VIDEO: Blake’s bouncing winner
In the history of lucky basketball bounces, none can touch Don Nelson‘s late shot in Game 7 of the 1969 Finals, helping the Celtics secure their 11th title. The ball hit back rim, went straight up and then dropped through the basket and into the hearts of the Lakers.
That happened at the Forum, which is now closed. But roughly 25 minutes from that site (or 30, depending on L.A. freeway traffic), Blake Griffin had a similar brush with lucky fate when he put the final touch on a 121-120 overtime Clippers win over the Suns in what could be the No. 1 thriller of the NBA season thus far.
The contest was what you’d expect from a pair of high-scoring teams that love to play freestyle, free-wheeling basketball. The guard-heavy Suns thrive in the open floor and the Clippers, blessed with point guard Chris Paul, favor the fast break as well. The contest was back-and-forth all night, and five extra minutes were tacked on after regulation. As a fan at Staples Center, could you ask for anything more?
Well, yes. A Clippers victory. Which was in doubt until Griffin took an inbounds pass from Paul with the Clippers down a pair and the clock ticking.
But we’ll get to the winning sequence in a minute. First, about Griffin. He had a monster night with 45 points, two shy of his career high. If these teams meet in the playoffs, the Suns might want to watch video of this game (minus the last few seconds) and figure how to keep Griffin from getting to the line (he made 15 of 17 free throws) and how to keep a body on him.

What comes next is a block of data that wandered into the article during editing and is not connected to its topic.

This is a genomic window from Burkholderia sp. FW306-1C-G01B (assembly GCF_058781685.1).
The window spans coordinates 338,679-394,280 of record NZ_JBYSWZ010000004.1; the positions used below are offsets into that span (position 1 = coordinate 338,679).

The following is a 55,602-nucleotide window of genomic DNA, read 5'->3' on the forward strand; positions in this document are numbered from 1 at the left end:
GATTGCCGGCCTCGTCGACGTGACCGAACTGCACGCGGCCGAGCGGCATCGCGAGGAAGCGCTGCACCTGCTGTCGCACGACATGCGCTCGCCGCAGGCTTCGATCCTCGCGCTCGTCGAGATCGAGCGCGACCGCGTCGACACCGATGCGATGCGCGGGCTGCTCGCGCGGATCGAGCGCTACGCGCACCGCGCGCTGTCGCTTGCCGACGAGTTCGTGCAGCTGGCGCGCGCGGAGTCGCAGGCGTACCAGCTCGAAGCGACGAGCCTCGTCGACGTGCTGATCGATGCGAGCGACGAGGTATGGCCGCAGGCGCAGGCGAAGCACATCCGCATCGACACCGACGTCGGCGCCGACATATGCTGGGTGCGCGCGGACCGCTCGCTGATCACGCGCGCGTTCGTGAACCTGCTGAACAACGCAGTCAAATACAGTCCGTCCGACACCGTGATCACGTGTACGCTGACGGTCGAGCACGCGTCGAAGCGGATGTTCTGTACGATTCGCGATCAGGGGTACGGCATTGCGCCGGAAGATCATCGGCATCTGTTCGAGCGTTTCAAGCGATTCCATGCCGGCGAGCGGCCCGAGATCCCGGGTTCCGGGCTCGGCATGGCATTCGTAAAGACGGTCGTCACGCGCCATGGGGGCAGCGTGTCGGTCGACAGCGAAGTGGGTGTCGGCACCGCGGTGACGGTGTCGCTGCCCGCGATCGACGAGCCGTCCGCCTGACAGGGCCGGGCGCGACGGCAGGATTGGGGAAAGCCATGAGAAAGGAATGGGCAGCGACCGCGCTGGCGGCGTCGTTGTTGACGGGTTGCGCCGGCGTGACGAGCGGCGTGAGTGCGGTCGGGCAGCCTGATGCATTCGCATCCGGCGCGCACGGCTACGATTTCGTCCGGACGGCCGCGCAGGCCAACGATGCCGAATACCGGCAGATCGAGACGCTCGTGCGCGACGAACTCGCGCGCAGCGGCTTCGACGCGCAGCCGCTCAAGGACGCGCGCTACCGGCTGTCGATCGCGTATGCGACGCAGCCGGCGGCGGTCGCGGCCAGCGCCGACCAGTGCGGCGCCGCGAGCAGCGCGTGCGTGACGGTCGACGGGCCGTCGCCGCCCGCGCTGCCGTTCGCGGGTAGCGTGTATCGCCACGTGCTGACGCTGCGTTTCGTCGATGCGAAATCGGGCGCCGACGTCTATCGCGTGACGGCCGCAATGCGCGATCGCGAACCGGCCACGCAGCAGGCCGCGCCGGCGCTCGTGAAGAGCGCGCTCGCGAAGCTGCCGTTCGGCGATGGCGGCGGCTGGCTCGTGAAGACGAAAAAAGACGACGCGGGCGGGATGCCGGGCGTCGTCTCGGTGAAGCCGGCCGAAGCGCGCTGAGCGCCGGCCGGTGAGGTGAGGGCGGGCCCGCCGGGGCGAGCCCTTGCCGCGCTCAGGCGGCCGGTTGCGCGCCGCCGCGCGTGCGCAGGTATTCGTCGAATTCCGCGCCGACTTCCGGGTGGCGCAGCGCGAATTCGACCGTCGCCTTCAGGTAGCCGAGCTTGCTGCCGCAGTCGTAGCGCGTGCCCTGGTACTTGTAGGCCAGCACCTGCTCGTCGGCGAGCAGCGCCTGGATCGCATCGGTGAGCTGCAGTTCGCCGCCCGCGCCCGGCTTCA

OK, on to the details.
After taking the inbounds pass from Paul, Griffin faked a pass back to Paul, then faced the basket, took a step-back and let it fly from the right elbow beyond the arc. The ball bounced off the rim, then the top of the glass, then fell in. He had to do all of that in 2.6 seconds, which he managed to pull off without a hitch. But not without a few bounces. Hey, sometimes it’s better to be lucky than good.
Blake was only in position to take that shot partly because Jamal Crawford was ejected for the first time in his career in the fourth quarter after arguing a foul call. Normally, Griffin would not get the ball to launch a 3-pointer; he’d attempted only nine all season prior to the shot. Also, the game went into overtime because Paul had his game-winning attempt blocked by Eric Bledsoe (27 points, 16 assists, 11 rebounds) at the fourth-quarter buzzer. Also, the Clippers had the ball because the Suns committed a shot-clock violation. Finally, with a foul to give, the Suns grabbed Griffin just before his game-winner. But instead of shooting while getting fouled, Griffin passed off. He could’ve put himself at the free-throw line with a chance to tie instead of the Clippers being forced to inbound the ball. But it turned out okay for him.
The Clippers stumbled out of the gate to start the season, drawing the ire of coach Doc Rivers and perhaps having owner Steve Ballmer wonder what in the heck he was getting for his $2 billion. But all is well now. The Clippers have won eight straight and are clearly on the rise. Teams in the West have no choice but to see the vortex from L.A. heading their way (hint: It’s not the Lakers). It was the second straight loss for the Suns, whose only real issue is they don’t play in the East.
After the swish, er bounce, Griffin took off sprinting down the floor, followed quickly by Paul. As you might also might have expected, Staples was in bedlam. Speaking of Staples, Rivers said he wants the building to be a home-court advantage like it has been (or rather, was) for the Lakers. If the Clippers intend on playing like this, Rivers won’t have any reason to worry about the crowd or the noise level.
Look, we realize Griffin got a little lucky. OK, a lot lucky. Still, the shot was the cherry on top of a tremendous performance for him, so we give it three Horrys.